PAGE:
|Birth: ||Oct. 3, 1969|
|Death: ||Nov. 24, 1994|
Born in Waverly, Iowa, David and his parents, Paul & Nita and his brothers, Kevin and Erik, moved to St. Peter when he was in the third grade.
His love for tennis started when he and a couple friends began playing in the National Junior Tennis League and attended two Tennis and Life Camps (TLC) at Gustavus Adolphus College in St. Peter, Minnesota while in junior high. With increasing skills, the highlight of his high school career came when the St. Peter tennis team broke the 111 match winning streak of perennial rivals; the Blue Earth Area Bucaneers. The same year, for the first time, the St. Peter team came in second at the State Class AA Tennis Meet, losing to the Bucaneer's this time. Academically, David was second in his class.
Prior to his senior year in high school, David began teaching in the St. Peter Tennis program in the summer of 1987 and managed the program from 1989-1991. From 1988-1994, he was on the staff of TLC, beginning as a counselor, advancing to instructor and then becoming a supervisor. His success in this role convinced him that teaching and coaching was his 'calling.' He absorbed and lived the TLC philosophy and planned on spending his summers at TLC 'forever.'
Graducating from St. Olaf College, Northfield, MN in 1992 with a Mathematics major and focus in education, David's academic achievements included being accepted into Phi Beta Kapppa and earning Magna Cum Laude honors. He was on the varsity tennis team for three years wand was nmed Most Valuable Player in his Junior year and Co-Captain in his Junior and Senior year.
Being a small town person at heart, David thought he was fortunate to teach and coach in Blue Earth, Minnesota. Ironically, the rival school had now become his beloved school. As the students, teacheers, and community members testified in tributes to him before and after ths accident, David not only was an excellent math teacher and tennis coach, but he was a model on how to live life to the fullest each and every day. In the little more than two years David lived in Blue Earth, the tradition of returning the tennis team to state level competition was restablished. As a 25 year old, he was considered to be a veteran teacher.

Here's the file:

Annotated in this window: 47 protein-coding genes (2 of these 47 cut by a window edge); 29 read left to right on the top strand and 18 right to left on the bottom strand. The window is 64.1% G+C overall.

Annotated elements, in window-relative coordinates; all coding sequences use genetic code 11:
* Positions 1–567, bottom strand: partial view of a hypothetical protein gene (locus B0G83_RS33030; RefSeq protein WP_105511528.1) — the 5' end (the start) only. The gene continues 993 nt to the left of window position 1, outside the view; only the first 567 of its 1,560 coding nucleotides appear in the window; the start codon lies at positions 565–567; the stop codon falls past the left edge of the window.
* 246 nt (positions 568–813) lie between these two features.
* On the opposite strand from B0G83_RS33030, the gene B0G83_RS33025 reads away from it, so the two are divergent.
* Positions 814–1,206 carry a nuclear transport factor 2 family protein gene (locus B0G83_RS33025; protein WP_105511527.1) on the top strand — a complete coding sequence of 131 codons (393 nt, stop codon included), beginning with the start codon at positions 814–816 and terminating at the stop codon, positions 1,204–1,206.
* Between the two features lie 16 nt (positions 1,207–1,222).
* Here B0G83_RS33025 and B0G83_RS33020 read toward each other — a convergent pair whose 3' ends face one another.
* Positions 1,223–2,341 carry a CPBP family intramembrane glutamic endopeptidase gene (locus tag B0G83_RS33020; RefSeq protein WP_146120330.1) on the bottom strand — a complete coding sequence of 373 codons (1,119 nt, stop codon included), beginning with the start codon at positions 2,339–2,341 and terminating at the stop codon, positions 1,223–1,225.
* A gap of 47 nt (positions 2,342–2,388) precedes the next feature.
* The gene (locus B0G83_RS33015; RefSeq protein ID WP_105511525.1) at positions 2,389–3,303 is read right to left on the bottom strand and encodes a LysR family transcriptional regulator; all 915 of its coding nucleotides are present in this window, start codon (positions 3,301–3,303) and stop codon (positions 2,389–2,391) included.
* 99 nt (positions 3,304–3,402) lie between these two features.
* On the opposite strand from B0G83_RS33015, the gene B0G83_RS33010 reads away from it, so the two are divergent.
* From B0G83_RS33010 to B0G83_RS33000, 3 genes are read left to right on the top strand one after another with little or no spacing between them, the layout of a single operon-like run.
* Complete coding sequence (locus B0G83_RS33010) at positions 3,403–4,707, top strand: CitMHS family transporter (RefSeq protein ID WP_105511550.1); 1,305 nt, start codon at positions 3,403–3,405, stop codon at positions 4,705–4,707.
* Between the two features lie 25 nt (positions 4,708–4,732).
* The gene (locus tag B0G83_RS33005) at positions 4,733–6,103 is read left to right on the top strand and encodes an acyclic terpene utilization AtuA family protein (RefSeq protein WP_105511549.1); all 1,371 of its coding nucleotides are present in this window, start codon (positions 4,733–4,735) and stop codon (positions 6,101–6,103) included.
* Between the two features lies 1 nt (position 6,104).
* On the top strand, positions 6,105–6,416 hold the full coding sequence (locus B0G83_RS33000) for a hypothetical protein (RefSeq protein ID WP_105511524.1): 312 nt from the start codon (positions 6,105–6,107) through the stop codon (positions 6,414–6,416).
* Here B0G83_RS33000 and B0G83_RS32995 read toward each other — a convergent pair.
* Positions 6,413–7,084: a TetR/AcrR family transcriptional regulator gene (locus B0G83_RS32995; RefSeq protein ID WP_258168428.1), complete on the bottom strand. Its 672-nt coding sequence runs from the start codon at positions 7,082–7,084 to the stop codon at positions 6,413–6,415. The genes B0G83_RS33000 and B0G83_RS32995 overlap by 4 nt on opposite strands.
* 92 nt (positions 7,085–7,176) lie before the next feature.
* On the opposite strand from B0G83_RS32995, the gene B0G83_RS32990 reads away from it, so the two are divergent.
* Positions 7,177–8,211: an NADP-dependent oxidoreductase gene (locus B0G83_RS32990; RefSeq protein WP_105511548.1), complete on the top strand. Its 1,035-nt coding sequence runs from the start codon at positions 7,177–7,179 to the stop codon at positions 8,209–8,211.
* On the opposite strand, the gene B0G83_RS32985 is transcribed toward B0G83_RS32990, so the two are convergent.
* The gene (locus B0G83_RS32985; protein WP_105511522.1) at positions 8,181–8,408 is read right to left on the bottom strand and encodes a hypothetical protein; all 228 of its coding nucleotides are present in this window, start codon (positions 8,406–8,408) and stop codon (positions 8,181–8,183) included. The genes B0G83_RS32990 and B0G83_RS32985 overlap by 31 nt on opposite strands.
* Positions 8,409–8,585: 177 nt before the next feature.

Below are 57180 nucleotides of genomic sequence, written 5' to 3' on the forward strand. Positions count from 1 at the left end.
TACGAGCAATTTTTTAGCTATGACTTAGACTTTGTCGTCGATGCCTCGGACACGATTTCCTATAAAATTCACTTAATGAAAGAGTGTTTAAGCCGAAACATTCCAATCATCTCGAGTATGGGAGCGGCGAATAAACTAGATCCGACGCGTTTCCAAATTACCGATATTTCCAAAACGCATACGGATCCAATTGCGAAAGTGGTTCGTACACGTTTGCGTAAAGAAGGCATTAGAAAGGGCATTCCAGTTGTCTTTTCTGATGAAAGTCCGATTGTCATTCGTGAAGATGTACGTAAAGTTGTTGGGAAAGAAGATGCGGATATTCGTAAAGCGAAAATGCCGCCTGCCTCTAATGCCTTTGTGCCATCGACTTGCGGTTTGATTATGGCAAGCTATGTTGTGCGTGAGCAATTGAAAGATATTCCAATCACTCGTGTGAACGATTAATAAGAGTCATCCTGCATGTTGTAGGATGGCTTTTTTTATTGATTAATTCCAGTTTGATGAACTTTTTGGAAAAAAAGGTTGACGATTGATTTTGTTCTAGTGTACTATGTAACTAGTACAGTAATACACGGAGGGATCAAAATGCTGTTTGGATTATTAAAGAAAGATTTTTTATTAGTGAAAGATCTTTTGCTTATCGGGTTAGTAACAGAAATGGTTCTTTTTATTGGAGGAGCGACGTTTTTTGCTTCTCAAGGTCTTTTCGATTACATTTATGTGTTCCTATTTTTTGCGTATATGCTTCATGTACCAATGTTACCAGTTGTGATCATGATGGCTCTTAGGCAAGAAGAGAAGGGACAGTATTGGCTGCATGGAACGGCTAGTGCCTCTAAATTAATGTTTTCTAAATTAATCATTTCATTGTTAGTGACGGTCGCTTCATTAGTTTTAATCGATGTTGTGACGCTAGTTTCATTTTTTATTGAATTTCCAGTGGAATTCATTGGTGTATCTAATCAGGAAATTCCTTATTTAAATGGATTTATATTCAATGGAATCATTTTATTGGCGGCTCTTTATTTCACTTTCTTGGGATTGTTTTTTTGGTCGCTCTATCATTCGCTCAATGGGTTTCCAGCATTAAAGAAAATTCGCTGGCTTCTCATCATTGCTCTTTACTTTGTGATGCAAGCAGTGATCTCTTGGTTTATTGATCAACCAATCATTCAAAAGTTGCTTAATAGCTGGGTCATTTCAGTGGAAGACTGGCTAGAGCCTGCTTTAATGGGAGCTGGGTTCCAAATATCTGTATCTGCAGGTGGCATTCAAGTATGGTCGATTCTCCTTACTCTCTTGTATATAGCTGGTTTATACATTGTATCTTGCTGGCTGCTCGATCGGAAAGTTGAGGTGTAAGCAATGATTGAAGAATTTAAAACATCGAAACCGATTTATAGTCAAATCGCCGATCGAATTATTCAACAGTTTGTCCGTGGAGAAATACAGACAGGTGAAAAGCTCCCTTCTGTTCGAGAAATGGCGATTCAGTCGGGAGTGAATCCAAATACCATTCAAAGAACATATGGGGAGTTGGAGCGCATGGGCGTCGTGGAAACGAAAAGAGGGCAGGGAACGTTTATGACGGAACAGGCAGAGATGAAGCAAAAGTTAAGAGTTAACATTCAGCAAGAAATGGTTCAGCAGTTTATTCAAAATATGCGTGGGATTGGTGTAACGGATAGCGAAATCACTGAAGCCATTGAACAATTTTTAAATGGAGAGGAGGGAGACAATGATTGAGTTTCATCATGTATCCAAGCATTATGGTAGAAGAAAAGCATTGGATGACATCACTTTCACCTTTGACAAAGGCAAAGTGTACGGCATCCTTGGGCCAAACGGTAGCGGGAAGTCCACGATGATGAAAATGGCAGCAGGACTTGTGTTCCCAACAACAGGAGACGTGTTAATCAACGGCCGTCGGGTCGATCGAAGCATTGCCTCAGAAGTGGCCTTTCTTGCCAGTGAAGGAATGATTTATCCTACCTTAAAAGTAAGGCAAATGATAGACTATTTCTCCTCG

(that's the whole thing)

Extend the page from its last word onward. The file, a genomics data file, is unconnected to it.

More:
David approached all activities with intensity, optimism, tenacity, passion and enthusiasm. He was a 'presence' wherever he was; a natural leader who also valued discussions with persons having different philosophies.
David was a master encourager of each person's potential by challenging each person to be the best he/she could be. His positive approach helped promote a self-esteem boost for those who knew him. His curriculum for learning included much humor, patience, love and compassion. He was born to be a teacher.
In the recreational and competitive sports environment, David was intense in competition, always giving his best effort while also being model of sportsmanship, win or lose. He was born to be a coach.
Two of the many 'Dave-isms' capture his philosophy of life. 'There's gold out there! Who wants it?' reflects the belief that opportunities are there for for those who seize the moment. David's signature quote, however,was his greeting to his class and team each day regardless of the weather: 'The grass is green, the sky is blue, It's a great day to be alive." In other words, it's the ordinariness of each day that makes each day a blessing.
Plot: Section D Row 1 Lot 133.1
Created by: Nita Aasen
Record added: Apr 16, 2011
Find A Grave Memorial# 68458443